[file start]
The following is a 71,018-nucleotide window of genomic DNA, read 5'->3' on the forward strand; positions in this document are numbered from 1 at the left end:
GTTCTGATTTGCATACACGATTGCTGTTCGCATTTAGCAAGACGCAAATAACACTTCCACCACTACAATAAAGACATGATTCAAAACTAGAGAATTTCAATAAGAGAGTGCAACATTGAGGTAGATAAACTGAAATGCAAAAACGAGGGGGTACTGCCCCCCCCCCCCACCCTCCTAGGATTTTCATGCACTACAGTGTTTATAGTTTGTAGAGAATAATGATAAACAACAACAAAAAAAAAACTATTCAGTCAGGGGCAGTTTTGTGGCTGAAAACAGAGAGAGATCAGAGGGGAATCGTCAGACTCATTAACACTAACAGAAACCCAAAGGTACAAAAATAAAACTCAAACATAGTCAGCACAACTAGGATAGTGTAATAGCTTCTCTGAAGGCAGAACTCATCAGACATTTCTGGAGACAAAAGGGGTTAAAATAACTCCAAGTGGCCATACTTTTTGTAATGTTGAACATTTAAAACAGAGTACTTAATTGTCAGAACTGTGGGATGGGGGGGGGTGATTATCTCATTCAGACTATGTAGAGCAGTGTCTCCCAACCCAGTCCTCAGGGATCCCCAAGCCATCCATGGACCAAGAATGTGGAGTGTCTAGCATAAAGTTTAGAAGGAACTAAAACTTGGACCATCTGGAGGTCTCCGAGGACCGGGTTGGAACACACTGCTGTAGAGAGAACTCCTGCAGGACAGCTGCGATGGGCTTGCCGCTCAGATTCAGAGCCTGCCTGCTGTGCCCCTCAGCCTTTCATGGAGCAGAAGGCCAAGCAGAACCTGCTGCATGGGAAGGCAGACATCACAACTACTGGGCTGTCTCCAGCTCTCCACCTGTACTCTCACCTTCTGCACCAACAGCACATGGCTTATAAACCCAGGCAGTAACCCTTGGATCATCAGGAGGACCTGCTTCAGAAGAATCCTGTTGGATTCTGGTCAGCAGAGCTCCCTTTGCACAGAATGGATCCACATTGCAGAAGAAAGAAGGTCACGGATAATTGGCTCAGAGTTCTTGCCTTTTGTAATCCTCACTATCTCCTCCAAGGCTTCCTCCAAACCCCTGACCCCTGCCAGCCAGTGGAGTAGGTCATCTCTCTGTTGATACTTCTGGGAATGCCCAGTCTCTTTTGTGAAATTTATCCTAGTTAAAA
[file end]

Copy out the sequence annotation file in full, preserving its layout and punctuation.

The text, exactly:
The following is a 71,018-nucleotide window of genomic DNA, read 5'->3' on the forward strand; positions in this document are numbered from 1 at the left end:
GTTCTGATTTGCATACACGATTGCTGTTCGCATTTAGCAAGACGCAAATAACACTTCCACCACTACAATAAAGACATGATTCAAAACTAGAGAATTTCAATAAGAGAGTGCAACATTGAGGTAGATAAACTGAAATGCAAAAACGAGGGGGTACTGCCCCCCCCCCCCACCCTCCTAGGATTTTCATGCACTACAGTGTTTATAGTTTGTAGAGAATAATGATAAACAACAACAAAAAAAAAACTATTCAGTCAGGGGCAGTTTTGTGGCTGAAAACAGAGAGAGATCAGAGGGGAATCGTCAGACTCATTAACACTAACAGAAACCCAAAGGTACAAAAATAAAACTCAAACATAGTCAGCACAACTAGGATAGTGTAATAGCTTCTCTGAAGGCAGAACTCATCAGACATTTCTGGAGACAAAAGGGGTTAAAATAACTCCAAGTGGCCATACTTTTTGTAATGTTGAACATTTAAAACAGAGTACTTAATTGTCAGAACTGTGGGATGGGGGGGGGTGATTATCTCATTCAGACTATGTAGAGCAGTGTCTCCCAACCCAGTCCTCAGGGATCCCCAAGCCATCCATGGACCAAGAATGTGGAGTGTCTAGCATAAAGTTTAGAAGGAACTAAAACTTGGACCATCTGGAGGTCTCCGAGGACCGGGTTGGAACACACTGCTGTAGAGAGAACTCCTGCAGGACAGCTGCGATGGGCTTGCCGCTCAGATTCAGAGCCTGCCTGCTGTGCCCCTCAGCCTTTCATGGAGCAGAAGGCCAAGCAGAACCTGCTGCATGGGAAGGCAGACATCACAACTACTGGGCTGTCTCCAGCTCTCCACCTGTACTCTCACCTTCTGCACCAACAGCACATGGCTTATAAACCCAGGCAGTAACCCTTGGATCATCAGGAGGACCTGCTTCAGAAGAATCCTGTTGGATTCTGGTCAGCAGAGCTCCCTTTGCACAGAATGGATCCACATTGCAGAAGAAAGAAGGTCACGGATAATTGGCTCAGAGTTCTTGCCTTTTGTAATCCTCACTATCTCCTCCAAGGCTTCCTCCAAACCCCTGACCCCTGCCAGCCAGTGGAGTAGGTCATCTCTCTGTTGATACTTCTGGGAATGCCCAGTCTCTTTTGTGAAATTTATCCTAGTTAAAA